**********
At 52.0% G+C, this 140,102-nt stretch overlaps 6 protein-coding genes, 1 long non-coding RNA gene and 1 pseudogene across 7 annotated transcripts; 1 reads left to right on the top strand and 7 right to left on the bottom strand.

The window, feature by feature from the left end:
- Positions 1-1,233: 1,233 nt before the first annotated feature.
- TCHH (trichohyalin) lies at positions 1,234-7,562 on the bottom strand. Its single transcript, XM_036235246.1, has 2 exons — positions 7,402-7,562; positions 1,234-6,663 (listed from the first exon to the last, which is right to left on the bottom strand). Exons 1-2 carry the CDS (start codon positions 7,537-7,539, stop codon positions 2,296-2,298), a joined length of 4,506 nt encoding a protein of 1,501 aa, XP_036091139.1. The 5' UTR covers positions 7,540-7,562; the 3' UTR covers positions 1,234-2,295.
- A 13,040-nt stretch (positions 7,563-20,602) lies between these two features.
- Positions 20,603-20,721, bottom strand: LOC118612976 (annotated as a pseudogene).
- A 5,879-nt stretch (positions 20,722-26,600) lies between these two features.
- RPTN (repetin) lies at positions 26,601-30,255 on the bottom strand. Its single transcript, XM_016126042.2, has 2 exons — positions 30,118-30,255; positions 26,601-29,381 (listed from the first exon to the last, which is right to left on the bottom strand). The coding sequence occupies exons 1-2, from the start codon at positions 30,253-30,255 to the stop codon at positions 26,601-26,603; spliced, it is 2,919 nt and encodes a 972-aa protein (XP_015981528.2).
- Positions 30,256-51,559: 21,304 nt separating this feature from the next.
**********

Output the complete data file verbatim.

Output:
At 52.0% G+C, this 140,102-nt stretch overlaps 6 protein-coding genes, 1 long non-coding RNA gene and 1 pseudogene across 7 annotated transcripts; 1 reads left to right on the top strand and 7 right to left on the bottom strand.

The window, feature by feature from the left end:
- Positions 1-1,233: 1,233 nt before the first annotated feature.
- TCHH (trichohyalin) lies at positions 1,234-7,562 on the bottom strand. Its single transcript, XM_036235246.1, has 2 exons — positions 7,402-7,562; positions 1,234-6,663 (listed from the first exon to the last, which is right to left on the bottom strand). Exons 1-2 carry the CDS (start codon positions 7,537-7,539, stop codon positions 2,296-2,298), a joined length of 4,506 nt encoding a protein of 1,501 aa, XP_036091139.1. The 5' UTR covers positions 7,540-7,562; the 3' UTR covers positions 1,234-2,295.
- A 13,040-nt stretch (positions 7,563-20,602) lies between these two features.
- Positions 20,603-20,721, bottom strand: LOC118612976 (annotated as a pseudogene).
- A 5,879-nt stretch (positions 20,722-26,600) lies between these two features.
- RPTN (repetin) lies at positions 26,601-30,255 on the bottom strand. Its single transcript, XM_016126042.2, has 2 exons — positions 30,118-30,255; positions 26,601-29,381 (listed from the first exon to the last, which is right to left on the bottom strand). The coding sequence occupies exons 1-2, from the start codon at positions 30,253-30,255 to the stop codon at positions 26,601-26,603; spliced, it is 2,919 nt and encodes a 972-aa protein (XP_015981528.2).
- Positions 30,256-51,559: 21,304 nt separating this feature from the next.